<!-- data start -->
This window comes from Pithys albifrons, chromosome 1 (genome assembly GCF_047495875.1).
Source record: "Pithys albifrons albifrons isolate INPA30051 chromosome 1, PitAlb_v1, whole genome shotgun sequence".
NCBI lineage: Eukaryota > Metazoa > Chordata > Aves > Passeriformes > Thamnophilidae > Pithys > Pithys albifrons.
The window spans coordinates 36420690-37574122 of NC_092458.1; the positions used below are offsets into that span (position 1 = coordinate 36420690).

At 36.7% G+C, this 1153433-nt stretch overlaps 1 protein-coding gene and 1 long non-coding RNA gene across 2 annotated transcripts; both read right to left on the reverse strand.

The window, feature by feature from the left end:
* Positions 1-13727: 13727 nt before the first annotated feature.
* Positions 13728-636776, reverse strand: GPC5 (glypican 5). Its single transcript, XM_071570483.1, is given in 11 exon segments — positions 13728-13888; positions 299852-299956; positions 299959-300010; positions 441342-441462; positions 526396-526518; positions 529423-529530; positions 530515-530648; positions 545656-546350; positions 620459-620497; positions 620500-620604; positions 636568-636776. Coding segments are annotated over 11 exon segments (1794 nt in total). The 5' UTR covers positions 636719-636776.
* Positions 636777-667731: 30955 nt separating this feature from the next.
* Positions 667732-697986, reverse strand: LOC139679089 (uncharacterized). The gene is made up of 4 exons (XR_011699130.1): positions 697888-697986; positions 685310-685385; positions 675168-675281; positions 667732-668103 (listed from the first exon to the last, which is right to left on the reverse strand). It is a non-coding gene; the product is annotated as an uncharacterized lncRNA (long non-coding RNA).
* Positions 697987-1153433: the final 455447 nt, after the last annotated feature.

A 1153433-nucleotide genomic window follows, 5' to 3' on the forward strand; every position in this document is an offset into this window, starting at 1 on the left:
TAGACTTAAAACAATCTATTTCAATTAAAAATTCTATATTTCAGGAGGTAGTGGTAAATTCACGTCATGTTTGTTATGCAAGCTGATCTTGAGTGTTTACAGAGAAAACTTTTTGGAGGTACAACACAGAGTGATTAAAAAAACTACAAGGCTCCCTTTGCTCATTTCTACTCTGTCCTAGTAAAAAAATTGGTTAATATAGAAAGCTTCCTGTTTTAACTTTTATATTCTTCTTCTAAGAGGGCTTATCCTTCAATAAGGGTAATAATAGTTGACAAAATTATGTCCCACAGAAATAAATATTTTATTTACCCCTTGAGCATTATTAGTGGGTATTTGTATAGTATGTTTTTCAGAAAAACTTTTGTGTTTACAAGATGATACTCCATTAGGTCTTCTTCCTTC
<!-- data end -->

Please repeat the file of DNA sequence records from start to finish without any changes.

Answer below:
This window comes from Pithys albifrons, chromosome 1 (genome assembly GCF_047495875.1).
Source record: "Pithys albifrons albifrons isolate INPA30051 chromosome 1, PitAlb_v1, whole genome shotgun sequence".
NCBI lineage: Eukaryota > Metazoa > Chordata > Aves > Passeriformes > Thamnophilidae > Pithys > Pithys albifrons.
The window spans coordinates 36420690-37574122 of NC_092458.1; the positions used below are offsets into that span (position 1 = coordinate 36420690).

At 36.7% G+C, this 1153433-nt stretch overlaps 1 protein-coding gene and 1 long non-coding RNA gene across 2 annotated transcripts; both read right to left on the reverse strand.

The window, feature by feature from the left end:
* Positions 1-13727: 13727 nt before the first annotated feature.
* Positions 13728-636776, reverse strand: GPC5 (glypican 5). Its single transcript, XM_071570483.1, is given in 11 exon segments — positions 13728-13888; positions 299852-299956; positions 299959-300010; positions 441342-441462; positions 526396-526518; positions 529423-529530; positions 530515-530648; positions 545656-546350; positions 620459-620497; positions 620500-620604; positions 636568-636776. Coding segments are annotated over 11 exon segments (1794 nt in total). The 5' UTR covers positions 636719-636776.
* Positions 636777-667731: 30955 nt separating this feature from the next.
* Positions 667732-697986, reverse strand: LOC139679089 (uncharacterized). The gene is made up of 4 exons (XR_011699130.1): positions 697888-697986; positions 685310-685385; positions 675168-675281; positions 667732-668103 (listed from the first exon to the last, which is right to left on the reverse strand). It is a non-coding gene; the product is annotated as an uncharacterized lncRNA (long non-coding RNA).
* Positions 697987-1153433: the final 455447 nt, after the last annotated feature.

A 1153433-nucleotide genomic window follows, 5' to 3' on the forward strand; every position in this document is an offset into this window, starting at 1 on the left:
TAGACTTAAAACAATCTATTTCAATTAAAAATTCTATATTTCAGGAGGTAGTGGTAAATTCACGTCATGTTTGTTATGCAAGCTGATCTTGAGTGTTTACAGAGAAAACTTTTTGGAGGTACAACACAGAGTGATTAAAAAAACTACAAGGCTCCCTTTGCTCATTTCTACTCTGTCCTAGTAAAAAAATTGGTTAATATAGAAAGCTTCCTGTTTTAACTTTTATATTCTTCTTCTAAGAGGGCTTATCCTTCAATAAGGGTAATAATAGTTGACAAAATTATGTCCCACAGAAATAAATATTTTATTTACCCCTTGAGCATTATTAGTGGGTATTTGTATAGTATGTTTTTCAGAAAAACTTTTGTGTTTACAAGATGATACTCCATTAGGTCTTCTTCCTTC